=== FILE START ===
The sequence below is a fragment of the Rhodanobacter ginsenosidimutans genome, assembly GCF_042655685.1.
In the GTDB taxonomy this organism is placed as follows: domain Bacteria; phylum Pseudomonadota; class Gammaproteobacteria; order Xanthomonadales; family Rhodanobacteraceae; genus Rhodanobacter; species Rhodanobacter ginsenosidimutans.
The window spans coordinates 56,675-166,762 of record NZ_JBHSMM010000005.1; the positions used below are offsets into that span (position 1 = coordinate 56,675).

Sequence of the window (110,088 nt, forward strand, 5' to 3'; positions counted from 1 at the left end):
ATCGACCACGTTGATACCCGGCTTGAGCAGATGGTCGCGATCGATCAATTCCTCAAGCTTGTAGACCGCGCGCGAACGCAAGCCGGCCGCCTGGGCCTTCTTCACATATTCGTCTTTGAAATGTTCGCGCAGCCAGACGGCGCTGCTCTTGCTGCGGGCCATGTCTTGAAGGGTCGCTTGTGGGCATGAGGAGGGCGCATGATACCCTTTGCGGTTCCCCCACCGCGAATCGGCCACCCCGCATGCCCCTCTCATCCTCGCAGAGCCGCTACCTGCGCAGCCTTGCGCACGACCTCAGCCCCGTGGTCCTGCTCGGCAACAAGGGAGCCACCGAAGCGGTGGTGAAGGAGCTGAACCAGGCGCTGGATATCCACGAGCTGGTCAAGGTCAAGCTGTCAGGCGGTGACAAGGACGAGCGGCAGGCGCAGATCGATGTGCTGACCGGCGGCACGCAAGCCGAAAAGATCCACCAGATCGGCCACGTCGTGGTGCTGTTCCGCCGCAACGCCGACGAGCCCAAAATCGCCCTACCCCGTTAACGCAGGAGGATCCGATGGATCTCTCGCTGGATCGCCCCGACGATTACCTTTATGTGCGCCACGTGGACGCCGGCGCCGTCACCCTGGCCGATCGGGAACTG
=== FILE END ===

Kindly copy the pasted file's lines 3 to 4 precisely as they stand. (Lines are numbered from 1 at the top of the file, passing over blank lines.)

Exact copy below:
The window spans coordinates 56,675-166,762 of record NZ_JBHSMM010000005.1; the positions used below are offsets into that span (position 1 = coordinate 56,675).

Sequence of the window (110,088 nt, forward strand, 5' to 3'; positions counted from 1 at the left end):